How To Make Do With a Poorly Equipped Apartment Kitchen

With a few kitchen gadget hacks, you can go beyond peanut butter and jelly sandwiches. These sandwiches do look good, though. (Photo: Katinka Kober/ you live in an apartment, there’s a high percentage chance that you don’t have a particularly well-equipped kitchen. People who live in houses have proper cookware. People who live in apartments (like myself) tend to be transients who, if they ever had a measuring cup to begin with, likely left that measuring cup at another apartment they lived in two years ago.

This lack of cooking ware, however, should not stop apartment dwellers from attempting to follow complicated recipes they get from watching the Food Network at 3:00 AM. Don’t give up just because you don’t have 5 out of the 6 utensils you need. You can figure this out.

The first problem you’ll likely encounter is your previously mentioned lack of a measuring cup. Guess what, though? Your roommate has a blender. He just does. It’s what roommates do. And, blenders have graduated measuring marks on the side. Ergo, you have a measuring cup. Problem solved. (Old yogurt containers also work as measuring cups.)

Measuring spoons are another issue altogether. Your roommate’s blender isn’t going to help you out here. Instead, use the cap from your NyQuil bottle. If you don’t have a NyQuil bottle, get a NyQuil bottle. Or, you still have another option. You can use a stick of butter to measure out tablespoons of flour or any other powdery ingredient.

The sticks of butter in your refrigerator are wrapped in paper that has tablespoon measurements printed on it. So, here’s what you do. Carefully unwrap a whole stick of butter and remove one tablespoon of it. Rewrap your stick of butter, leaving the end with the now-missing tablespoon open. Then, turn the stick of butter upright with the open wrapping end facing the ceiling. You will see that you can now pour flour into the paper. Just spoon the flower atop the butter until it reaches the first tablespoon marker. You’ve now measured a perfect tablespoon of flour. Also, you are a genius.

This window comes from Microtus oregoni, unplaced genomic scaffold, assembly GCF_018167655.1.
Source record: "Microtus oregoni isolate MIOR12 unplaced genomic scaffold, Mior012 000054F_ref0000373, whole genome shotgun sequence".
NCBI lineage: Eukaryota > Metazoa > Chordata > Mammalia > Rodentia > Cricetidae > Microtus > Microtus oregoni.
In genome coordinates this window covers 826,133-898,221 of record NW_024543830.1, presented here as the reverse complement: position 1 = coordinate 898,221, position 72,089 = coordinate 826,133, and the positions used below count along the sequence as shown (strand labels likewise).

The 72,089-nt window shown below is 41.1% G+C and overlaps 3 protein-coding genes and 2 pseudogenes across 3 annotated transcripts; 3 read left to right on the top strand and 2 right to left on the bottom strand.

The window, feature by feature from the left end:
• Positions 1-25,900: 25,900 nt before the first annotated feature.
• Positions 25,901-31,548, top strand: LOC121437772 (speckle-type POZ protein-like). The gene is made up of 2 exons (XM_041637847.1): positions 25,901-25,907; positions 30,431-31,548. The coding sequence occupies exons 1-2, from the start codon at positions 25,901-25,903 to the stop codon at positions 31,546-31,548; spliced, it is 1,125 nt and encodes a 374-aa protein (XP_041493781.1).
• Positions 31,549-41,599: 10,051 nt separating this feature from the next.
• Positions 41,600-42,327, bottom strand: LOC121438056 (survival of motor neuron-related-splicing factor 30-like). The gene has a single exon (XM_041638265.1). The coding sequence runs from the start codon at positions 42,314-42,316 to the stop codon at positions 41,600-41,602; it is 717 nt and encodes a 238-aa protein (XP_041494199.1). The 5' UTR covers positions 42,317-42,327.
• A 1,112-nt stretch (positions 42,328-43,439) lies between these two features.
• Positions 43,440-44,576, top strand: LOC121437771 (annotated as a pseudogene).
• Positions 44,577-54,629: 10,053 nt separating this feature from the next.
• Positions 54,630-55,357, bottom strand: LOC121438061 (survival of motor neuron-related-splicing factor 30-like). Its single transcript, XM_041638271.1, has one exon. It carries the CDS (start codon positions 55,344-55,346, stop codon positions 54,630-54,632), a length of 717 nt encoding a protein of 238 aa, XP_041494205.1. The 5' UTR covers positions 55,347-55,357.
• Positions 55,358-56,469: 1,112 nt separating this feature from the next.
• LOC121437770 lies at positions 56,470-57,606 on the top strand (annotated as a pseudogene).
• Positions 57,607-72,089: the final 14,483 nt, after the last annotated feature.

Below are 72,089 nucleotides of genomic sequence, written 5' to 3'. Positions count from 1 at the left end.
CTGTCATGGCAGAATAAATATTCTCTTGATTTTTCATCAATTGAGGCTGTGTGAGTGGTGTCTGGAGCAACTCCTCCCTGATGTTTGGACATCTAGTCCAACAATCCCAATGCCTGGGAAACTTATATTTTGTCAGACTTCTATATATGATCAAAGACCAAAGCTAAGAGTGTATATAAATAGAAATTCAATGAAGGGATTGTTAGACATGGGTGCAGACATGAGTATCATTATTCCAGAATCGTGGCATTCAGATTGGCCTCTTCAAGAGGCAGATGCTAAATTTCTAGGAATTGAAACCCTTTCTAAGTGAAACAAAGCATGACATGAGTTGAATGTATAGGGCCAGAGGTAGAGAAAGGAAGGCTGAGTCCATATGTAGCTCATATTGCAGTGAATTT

Next, you might find that you need a steamer. You don’t have a steamer. Obviously. If you were the type of person who had a steamer, you’d also go to the gym, and you do NOT go to the gym. What you do do is get pizza delivered no fewer than twice a week and wrap the leftovers in aluminum foil. Well, that aluminum foil is now your steamer. Put about four plies of foil together, mold it into a basin shape, and jab holes in it with a steak knife. You’ll find it fits perfectly inside of your pot because it’s foil and you can make it whatever size you want.

Now, let’s deal with kitchen shears. Those are important. Kitchen shears can help you easily remove the backbone of a still frozen duck in seconds. But, what can also help you remove a frozen poultry backbone is that pair scissors in the drawer with all the pencils -- or, more specifically, the scissors from the drawer with all the pencils plus 45 minutes. It takes an excruciatingly long time to cut anything frozen with pencil drawer scissors, but it is doable. What is not doable is effectively cutting gift-wrap with those scissors anytime thereafter. Those scissors will lose any semblance of a cutting edge by the time you’re done butchering a frozen bird. But, why are you even worrying about giftwrap right now? You just had DUCK. IN YOUR APARTMENT. Relax, and start putting gifts in those shiny bags with crinkly tissue paper.

With these helpful tips, you can now feel more confident watching a marathon of Good Eats in the early morning hours. There’s nothing Alton Brown is going to cook that is so complicated that you can’t make all the necessary tools yourself using the six things you actually do own.

Noah Garfinkel has never called a New York City plumber, because his landlord does that. Get home & garden ideas like this on

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